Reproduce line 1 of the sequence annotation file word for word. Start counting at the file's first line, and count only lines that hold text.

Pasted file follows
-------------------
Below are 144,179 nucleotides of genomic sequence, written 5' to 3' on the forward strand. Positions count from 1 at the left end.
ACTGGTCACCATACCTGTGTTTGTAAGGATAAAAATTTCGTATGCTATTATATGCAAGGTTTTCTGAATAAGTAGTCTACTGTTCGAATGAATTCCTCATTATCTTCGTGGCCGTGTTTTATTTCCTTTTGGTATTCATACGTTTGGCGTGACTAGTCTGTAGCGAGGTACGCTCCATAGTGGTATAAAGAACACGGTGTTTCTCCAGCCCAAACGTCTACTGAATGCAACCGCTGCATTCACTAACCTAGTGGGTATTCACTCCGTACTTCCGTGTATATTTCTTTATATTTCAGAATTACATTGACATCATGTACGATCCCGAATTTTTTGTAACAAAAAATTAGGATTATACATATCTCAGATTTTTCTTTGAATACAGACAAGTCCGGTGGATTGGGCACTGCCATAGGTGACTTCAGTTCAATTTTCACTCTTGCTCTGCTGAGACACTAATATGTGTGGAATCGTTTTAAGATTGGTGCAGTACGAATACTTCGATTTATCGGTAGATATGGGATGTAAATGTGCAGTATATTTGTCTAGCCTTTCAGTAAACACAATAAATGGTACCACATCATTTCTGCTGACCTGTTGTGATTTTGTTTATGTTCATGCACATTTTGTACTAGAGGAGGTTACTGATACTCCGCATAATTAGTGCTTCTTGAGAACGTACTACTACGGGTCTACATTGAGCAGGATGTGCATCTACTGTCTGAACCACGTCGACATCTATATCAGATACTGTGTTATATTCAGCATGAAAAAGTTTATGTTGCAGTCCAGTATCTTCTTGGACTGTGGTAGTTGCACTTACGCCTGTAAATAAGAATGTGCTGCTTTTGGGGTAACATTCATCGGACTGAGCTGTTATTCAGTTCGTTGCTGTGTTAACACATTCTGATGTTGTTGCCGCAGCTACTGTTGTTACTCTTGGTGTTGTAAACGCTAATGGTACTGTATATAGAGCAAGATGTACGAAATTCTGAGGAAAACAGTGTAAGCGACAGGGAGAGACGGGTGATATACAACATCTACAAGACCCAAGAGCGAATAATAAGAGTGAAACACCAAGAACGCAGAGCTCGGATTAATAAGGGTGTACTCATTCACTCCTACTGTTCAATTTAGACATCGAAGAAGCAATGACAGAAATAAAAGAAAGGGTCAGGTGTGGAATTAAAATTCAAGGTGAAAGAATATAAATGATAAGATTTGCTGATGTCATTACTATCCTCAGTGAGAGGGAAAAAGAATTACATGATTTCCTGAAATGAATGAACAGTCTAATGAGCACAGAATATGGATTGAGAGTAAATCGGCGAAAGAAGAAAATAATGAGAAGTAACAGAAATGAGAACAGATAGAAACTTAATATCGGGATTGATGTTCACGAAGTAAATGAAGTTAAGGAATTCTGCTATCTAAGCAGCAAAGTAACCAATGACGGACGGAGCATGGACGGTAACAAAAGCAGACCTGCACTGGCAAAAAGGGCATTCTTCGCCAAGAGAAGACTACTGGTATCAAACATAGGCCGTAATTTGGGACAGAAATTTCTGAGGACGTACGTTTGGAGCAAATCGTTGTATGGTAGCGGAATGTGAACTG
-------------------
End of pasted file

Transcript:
Below are 144,179 nucleotides of genomic sequence, written 5' to 3' on the forward strand. Positions count from 1 at the left end.